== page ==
generating units, clocks and watches,t
batteries, and sighting and optical1
equipment. Six mobile shop and
maintenance trucks were also in-
cluded for experimental and repair
tacilities.,
The Ordnance winter proving{
ground was located in the coldest
area in North America. said Col.
Stone, where the ice is one thousand
feet deep and the temperature varies
from 14 degrees above zero to 35 de-
grees below zero. Wind velocities,
averaged about 18 miles an hour,;
with frequent velocities of from 40
to 50 miles an hour. About three
feet of snow fell during the period.
Much of the outdoor work of the
detachment had to be done under ar-
tificial light. From the latter part of
November through the first part of
January there was as little as five
hours between 'smrise and sunset.
On the shortest day, the sun was
never more than -8 degrees above the
horizon-just onelong sunrise. From
January until the last of March, the
days gradually lengthened until there
were about 14 hours of daylight at
the time the detachment left.
Under Field Conditions
All tests were conducted as nearly
as possible under conditions that
would be found'in actual field opera-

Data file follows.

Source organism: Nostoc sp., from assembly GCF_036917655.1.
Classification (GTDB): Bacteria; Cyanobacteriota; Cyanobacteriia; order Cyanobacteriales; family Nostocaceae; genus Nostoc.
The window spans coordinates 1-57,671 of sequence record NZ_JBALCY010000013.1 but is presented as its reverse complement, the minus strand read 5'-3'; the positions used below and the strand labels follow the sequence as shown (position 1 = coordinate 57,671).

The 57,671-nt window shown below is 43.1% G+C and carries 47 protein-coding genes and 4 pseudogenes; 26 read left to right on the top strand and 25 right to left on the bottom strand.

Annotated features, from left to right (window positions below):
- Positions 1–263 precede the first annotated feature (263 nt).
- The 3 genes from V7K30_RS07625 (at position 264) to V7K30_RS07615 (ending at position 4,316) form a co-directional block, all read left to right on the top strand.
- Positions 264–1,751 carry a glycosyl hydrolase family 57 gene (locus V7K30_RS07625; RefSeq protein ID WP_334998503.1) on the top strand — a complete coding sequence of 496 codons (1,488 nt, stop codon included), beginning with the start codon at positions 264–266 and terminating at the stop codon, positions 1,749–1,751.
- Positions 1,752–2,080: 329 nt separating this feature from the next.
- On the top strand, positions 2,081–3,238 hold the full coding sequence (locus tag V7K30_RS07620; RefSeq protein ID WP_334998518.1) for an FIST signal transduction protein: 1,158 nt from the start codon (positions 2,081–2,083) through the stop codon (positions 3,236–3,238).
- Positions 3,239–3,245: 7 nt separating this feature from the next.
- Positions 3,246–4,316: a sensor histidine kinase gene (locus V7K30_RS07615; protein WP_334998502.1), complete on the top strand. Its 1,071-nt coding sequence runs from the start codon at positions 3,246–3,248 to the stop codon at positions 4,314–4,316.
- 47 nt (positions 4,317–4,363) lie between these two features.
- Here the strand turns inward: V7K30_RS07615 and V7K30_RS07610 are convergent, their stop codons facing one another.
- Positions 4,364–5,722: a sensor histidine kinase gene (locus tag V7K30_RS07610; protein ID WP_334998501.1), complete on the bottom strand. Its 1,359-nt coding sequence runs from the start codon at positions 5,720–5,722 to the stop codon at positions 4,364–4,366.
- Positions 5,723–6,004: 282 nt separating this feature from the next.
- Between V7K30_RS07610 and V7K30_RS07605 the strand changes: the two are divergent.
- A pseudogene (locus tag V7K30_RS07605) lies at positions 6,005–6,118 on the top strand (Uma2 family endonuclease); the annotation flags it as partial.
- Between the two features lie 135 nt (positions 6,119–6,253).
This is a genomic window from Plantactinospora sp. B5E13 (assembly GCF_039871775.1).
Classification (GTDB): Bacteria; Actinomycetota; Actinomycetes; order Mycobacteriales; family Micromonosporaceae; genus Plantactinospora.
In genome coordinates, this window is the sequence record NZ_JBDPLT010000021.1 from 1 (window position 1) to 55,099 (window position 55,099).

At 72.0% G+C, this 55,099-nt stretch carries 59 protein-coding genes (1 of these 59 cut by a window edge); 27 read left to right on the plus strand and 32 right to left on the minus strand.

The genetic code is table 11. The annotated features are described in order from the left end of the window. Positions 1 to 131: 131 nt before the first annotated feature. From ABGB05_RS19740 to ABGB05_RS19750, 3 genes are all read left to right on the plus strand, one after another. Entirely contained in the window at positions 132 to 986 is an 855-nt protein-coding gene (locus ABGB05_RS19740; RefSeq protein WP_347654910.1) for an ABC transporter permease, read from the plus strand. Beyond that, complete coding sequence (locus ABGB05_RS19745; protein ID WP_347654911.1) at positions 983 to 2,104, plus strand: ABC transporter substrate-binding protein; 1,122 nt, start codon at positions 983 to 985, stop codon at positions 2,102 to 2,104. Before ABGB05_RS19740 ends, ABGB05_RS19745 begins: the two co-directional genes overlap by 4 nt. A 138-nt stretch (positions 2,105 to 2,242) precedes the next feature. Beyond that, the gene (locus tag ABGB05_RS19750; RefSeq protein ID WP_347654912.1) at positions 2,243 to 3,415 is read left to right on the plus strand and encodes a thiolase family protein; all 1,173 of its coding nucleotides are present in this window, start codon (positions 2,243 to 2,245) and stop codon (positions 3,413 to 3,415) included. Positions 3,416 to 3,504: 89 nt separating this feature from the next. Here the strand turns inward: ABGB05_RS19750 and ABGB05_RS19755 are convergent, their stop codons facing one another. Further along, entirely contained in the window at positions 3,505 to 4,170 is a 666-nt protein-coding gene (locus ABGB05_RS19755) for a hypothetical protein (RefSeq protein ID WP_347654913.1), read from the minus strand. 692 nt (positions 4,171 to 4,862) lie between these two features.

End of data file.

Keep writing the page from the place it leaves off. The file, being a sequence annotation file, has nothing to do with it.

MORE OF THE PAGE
tions. If equipment failed to oper-
ate satisfactorily at low tempera-
tures, winterization of the equip-
ment (consisting mainly of cleaning
and relubrication), special operating
procedures, possible field modifica-
tions, heating and cover accessories,
and changes in design were tried in
an effort to correct the difficulties.
The experience gained in the oper-
ation of equipment and the results of
the tests led to the formation of new
designs and new maintenance tech-
niques. Some of these designs and
techniques have already been put in-
to practice, resulting in the improved
arctic operation of combat weapons
and equipment.
Club To Hold Dance
Newman Club will hold its weekly
dance from 7:30 to 9:30 p. m. today
in the clubrooms of St. Mary's Stu-
dent Chapel.
Entertainment is planned for the
intermission and refreshments will
also be served.

Sixth Concert
To Be Given
Serge K otssevitzky
To Conduct Symphony
The Boston Symphony Orchestra,
which will be heard in the sixth
Choral Union concert at 8:30 p. M.
Monday in Hill Auditorium, under
the baton of Serge Koussevitzky, is
now passing its sixty-second season.
The inception of the Boston Sym-
phony Orchestra is traceable to the
realization of a young Bostonian stu-
dent of music in Vienna, Henry Lee
Higginson, that America should have
a symphony orchestra of the high
standard which one could hear in the
old world. Mr. Higginson's princi-
pal thought was to create "an orche-
stra which should play the best music
in the best way, and give concerts to
all who could pay a small price."
George Henschel First Conductor
George Henschel was the first con-
ductor and Wilhelm Gericke was his
successor. The next conductor was
the Hungarian romanticist, Arthur
Nikish.
The engagement of Serge Kous-
sevitzky in 1924 to take over the
destinies of the Orchestra was an
assurance of still further advance in
the universality of the repertory. Dr.
X~oussevitzky has led the Orchestra"
for more than a quarter of its histo-
ry.
Koussevitzky was born in 1874 in
the small, central Russian province
of Tver. There was no musical life